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Hamilton v. Grondolsky

United States District Court, D. Massachusetts

July 25, 2018

SHANNON R. HAMILTON, Petitioner,
v.
JEFFREY GRONDOLSKY, Respondent.

          ORDER DENYING MOTION FOR RECONSIDERATION

          ALLISON D. BURROUGHS U.S. DISTRICT JUDGE

         Petitioner filed the present petition for a writ of habeas corpus pursuant to 28 U.S.C. § 2241 on April 20, 2017. [ECF No. 1]. Respondent filed a motion to dismiss the petition for lack of jurisdiction on December 15, 2017 [ECF No. 15]. As of January 8, 2018, Respondent had not opposed the motion, so the Court issued an order to show cause directing him to file any opposition by January 24, 2018. [ECF No. 17]. On January 25, 2018, the Court granted the motion to dismiss as unopposed, noting that it appeared that the Court lacked jurisdiction to adjudicate the petition. [ECF No. 19]. On January 26, 2018, the Court received Petitioner's response to the order to show cause, which was dated January 23. [ECF No. 22]. Now before the Court is Petitioner's motion for reconsideration of the order granting the motion to dismiss. [ECF No. 24].

         On June 23, 2010, Petitioner pled guilty to five counts of bank robbery in violation of 18 U.S.C. § 2113(a) in the Middle District of Pennsylvania, for robberies that occurred between December 9, 2009 and January 6, 2010. [ECF No. 16 at 2]. On November 2, 2010, the court imposed a sentence of 151 months. Id. Prior to sentencing, the Probation Office calculated the sentencing guidelines and determined that Petitioner was a career offender with a corresponding Total Offense Level of 29 and a Criminal History Category of VI, resulting in a guideline range of 151 to 181 months. Id. Petitioner filed an appeal based on ineffective assistance of counsel, which was denied by the Third Circuit in June 2011. Id. On March 30, 2012, Petitioner filed a motion to vacate his sentence under 28 U.S.C. § 2255 in the Middle District of Pennsylvania on the grounds of ineffective assistance of counsel at the trial and appellate levels. Id. at 3. The Middle District of Pennsylvania denied the motion on May 1, 2013, and the Third Circuit denied a certificate of appealability on August 13, 2013. Id. In August 2015, Petitioner filed a petition for a writ of habeas corpus under 28 U.S.C. § 2241 in the District of New Jersey, where he was incarcerated at the time. Id. The court determined that the petition was not properly filed under 28 U.S.C. § 2241 because Petitioner did not fall within the category of petitioners for whom § 2255 was “inadequate or ineffective.” Id. The court further concluded that his petition was effectively a successive § 2255 petition, and that he therefore required permission from the Third Circuit to file the petition, which he lacked. Id. Accordingly, the petition was dismissed. Id. In June 2016, Hamilton filed a new § 2255 petition with the Middle District of Pennsylvania, along with a motion to consider a second or successive application for relief under 28 U.S.C. § 2255 with the Third Circuit. Id. The district court proceedings were stayed pending the decision by the Third Circuit. Id. In July 2017, the Third Circuit denied the motion, and Petitioner then voluntarily dismissed the petition. Id. at 3-4.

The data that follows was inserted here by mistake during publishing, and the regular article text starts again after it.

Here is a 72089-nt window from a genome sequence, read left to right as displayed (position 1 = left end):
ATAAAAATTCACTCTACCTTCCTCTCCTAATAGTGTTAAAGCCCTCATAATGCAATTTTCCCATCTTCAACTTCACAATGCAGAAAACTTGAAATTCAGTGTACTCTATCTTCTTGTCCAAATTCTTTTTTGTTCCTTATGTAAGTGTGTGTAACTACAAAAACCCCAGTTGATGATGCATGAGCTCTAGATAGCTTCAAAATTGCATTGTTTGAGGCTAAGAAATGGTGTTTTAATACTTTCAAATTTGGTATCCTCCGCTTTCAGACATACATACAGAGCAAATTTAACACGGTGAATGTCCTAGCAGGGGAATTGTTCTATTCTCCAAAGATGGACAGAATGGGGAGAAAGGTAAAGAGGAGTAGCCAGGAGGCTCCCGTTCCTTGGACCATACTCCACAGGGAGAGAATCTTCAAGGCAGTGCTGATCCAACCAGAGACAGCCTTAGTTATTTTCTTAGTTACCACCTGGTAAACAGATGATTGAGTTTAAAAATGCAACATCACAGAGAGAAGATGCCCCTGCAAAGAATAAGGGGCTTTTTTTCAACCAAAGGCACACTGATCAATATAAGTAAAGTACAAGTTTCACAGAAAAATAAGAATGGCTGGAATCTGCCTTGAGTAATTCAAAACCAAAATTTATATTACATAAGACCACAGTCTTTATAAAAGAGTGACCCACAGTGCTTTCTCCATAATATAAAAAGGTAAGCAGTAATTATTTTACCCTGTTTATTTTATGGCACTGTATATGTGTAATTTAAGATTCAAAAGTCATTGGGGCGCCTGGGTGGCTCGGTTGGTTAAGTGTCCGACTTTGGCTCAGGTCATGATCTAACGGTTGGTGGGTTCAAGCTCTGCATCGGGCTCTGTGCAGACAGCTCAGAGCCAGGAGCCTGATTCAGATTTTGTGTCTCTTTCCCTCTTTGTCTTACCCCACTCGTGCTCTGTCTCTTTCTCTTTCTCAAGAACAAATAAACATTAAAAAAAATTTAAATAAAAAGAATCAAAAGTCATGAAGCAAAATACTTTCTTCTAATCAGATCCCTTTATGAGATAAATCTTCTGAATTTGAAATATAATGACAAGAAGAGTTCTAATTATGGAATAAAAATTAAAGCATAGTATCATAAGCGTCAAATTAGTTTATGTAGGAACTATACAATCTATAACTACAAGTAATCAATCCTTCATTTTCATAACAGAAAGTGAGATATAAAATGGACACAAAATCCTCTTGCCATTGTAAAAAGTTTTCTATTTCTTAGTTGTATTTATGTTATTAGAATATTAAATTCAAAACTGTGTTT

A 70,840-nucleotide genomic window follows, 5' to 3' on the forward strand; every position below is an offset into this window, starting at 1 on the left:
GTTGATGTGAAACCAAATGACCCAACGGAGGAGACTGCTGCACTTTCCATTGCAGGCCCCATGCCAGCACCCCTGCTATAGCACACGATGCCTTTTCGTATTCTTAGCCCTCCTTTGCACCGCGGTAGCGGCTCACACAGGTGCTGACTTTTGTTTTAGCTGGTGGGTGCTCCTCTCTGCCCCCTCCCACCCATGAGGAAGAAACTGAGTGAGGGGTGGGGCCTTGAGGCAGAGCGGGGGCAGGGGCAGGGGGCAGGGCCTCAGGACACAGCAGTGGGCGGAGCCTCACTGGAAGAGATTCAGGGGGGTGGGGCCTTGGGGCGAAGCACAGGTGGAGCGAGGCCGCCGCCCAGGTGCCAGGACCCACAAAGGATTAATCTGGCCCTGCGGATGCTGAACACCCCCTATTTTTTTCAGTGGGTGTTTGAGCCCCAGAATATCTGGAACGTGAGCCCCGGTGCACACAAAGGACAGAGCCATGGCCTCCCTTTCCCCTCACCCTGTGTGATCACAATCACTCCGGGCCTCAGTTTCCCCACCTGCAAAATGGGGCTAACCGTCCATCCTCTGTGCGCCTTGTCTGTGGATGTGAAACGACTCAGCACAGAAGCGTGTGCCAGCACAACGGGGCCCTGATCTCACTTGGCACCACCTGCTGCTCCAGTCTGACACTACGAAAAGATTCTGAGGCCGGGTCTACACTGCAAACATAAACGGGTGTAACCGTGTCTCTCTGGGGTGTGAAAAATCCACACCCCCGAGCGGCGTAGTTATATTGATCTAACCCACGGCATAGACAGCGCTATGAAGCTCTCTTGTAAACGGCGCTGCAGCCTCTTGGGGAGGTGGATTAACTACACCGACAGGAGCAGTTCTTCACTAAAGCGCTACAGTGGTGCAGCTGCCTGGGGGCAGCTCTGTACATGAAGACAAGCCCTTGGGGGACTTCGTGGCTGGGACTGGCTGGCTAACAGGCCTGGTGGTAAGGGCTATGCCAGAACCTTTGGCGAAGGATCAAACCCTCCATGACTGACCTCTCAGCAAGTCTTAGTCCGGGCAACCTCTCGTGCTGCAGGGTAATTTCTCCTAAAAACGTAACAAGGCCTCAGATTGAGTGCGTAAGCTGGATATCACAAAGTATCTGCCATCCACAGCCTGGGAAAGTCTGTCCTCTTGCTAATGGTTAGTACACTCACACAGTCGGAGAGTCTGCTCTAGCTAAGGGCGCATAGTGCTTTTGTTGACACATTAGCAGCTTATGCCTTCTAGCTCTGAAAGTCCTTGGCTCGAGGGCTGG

The instant § 2241 petition was filed in April 2017, while Petitioner was incarcerated in Massachusetts. [ECF No. 1]. Petitioner was convicted of robbery in Florida in 1989, which was considered a crime of violence at the time of his 2010 sentencing, thus contributing to his designation as a career offender with a corresponding sentence enhancement. Id. at 5-6. In his petition, Petitioner asserts that, pursuant to the Supreme Court's 2016 decision in Mathis v. United States, 136 S.Ct. 2243 (2016), his Florida robbery conviction and the underlying conviction for bank robbery are no longer “crime[s] of violence” as defined by U.S.S.G. § 4B1.2(a), and thus he no longer qualifies as a career offender and his sentence should be vacated. Petitioner seeks to bring his § 2241 petition pursuant to the savings clause of § 2255. Respondent contends that this Court lacks jurisdiction to consider Petitioner's present § 2241 petition.